Kingdom Stories: Directionally Challenged

Luke 18:9-14

Who are your models? Who do you measure yourself against? If you want to become a better person or better at your job, you “compare up.” You look for someone who inspires you, someone who could teach you a thing of two—a mentor. On the other hand, the Pharisee in the story from Luke 18 wants God to see him in the best possible light and compares himself down to the lowest available strata on the social spectrum and leaves himself to shine. Pride is best buddies with insecurity.

It’s very American to keep track of comparisons. It’s also a trap. In social media, we’re set up to see an ongoing feed of how well and prosperous and happy everybody else is and so we upgrade our online image to keep up (#lookatme).

And then, there’s Jesus who calls us to live one life and live it out in the open. His name for that is purity of heart, and his reward for that is a rich and fulfilling blessing in life. 

Kingdom Stories: From the Lesser to the Greater

Luke 18:1-8

When Jesus assured the disciples that “faith the size of a mustard seed” could accomplish mighty works, he introduced a core principle of God’s Kingdom: the movement of God’s grace is from lesser things to greater things. God’s love moves us from places of sin and darkness into God’s glorious light. Through grace we go from moments of imperfect justice and “unrighteous judges” to a realm where God’s justice flows like water, and righteousness like an everlasting stream. In God’s Kingdom, the landscape of this world’s searing violence, discord, and war gives way to the high meadows of God’s country, where steadfast love and faithfulness shall meet, and righteousness and peace shall kiss each other.

On one hand, the characters in today’s simple parable from Jesus—a powerless widow and and unrighteous judge who couldn’t care less about her—reveal the imperfections and flaws in our present world.  On the other hand, it is a story that reminds us that even in this flawed world grace gets its foot in the door, and through persistence, some small measure of justice can be found. From this “lesser” version of justice we derive so much hope, for the greater truth is that God’s deepest desire is to fully vindicate all of his children.

Summer Travels with Jesus: Love, Hate, and the Challenge of Possessions

Luke 14:25-33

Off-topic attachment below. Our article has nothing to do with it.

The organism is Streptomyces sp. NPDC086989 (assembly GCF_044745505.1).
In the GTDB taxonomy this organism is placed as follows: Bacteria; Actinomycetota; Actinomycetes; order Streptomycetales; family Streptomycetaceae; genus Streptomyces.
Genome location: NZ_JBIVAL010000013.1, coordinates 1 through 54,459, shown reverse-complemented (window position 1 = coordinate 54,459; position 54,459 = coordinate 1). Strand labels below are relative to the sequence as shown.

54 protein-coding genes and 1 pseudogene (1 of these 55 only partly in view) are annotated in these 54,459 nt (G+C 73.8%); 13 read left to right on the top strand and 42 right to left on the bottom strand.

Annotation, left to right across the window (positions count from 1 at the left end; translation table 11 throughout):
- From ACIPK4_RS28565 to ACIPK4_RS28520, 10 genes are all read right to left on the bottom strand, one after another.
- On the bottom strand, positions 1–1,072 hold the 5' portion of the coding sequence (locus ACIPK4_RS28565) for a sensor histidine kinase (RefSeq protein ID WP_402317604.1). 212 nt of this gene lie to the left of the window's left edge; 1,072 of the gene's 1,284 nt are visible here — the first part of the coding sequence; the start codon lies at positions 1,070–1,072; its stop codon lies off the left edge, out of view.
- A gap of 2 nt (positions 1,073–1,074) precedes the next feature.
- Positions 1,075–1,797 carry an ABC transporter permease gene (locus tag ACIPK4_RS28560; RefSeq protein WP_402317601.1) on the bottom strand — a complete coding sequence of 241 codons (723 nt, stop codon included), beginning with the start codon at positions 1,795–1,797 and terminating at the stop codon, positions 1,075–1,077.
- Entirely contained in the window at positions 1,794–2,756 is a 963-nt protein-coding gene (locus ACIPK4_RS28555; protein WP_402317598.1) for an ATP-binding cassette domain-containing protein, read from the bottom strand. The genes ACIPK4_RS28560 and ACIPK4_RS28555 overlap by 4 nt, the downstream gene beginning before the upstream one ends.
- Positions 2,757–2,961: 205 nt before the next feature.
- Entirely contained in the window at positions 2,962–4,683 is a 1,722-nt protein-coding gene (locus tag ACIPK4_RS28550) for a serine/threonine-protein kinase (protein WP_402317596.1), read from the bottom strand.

“How much does this cost?”   

It’s a phrase you can hear repeated in stores and marketplaces all over the world, as buyers and sellers come to terms with one another. Some people will spend hours negotiating, haggling, offering to barter and trade, stating and restating the value of their merchandise or their hard-earned cash. In the end, one of them will wind up saying “final offer...take it or leave it.” Haggling over a good deal starts out with a wink and smile, almost like a game, but getting a bad deal in the marketplace leads to bad feelings if we are on the “losing side.”

Jesus came to show the world that God’s love is more valuable than all the products in all the marketplaces, bazaars, car lots and real estate offices in the world put together.  He never leveraged its value. He never haggled or bartered with it for one second. Breaking all the rules of the marketplace, he simply gave it away. For free. He flooded our “marketplace” with love and grace. Of course the suspicious marketeers—knowing nothing is free in their world—are the first to ask him, “how much will this Kingdom cost?”

“Everything” is Jesus’ reply. At that point many people walk away muttering “I knew it.” If these people could only let go of their clutching grip on the world of buying and selling and possessing things, they wold discover that this enormous cost of God’s kingdom had already been paid...

Summer Travels With Jesus: Home Worship

Due to our proximity to the Orange International Street Fair, the church was unable to have our regular worship service on labor day weekend this year. Instead, we met in the homes of 11 different church members to pray, converse, and share communion with one another.

During the point in the service where we would normally have the sermon, we did more of a devotional this week. Each home picked a couple of questions from the bottom of this post, and the group talked about them together.


Luke 14:1, 7-14

Humility is a tricky subject, especially for those who are following Christ and are no longer following  the “kingdoms of this world.” It turns out we still carry residual, worldly ideas about humility, honor, and who gets the credit for our work.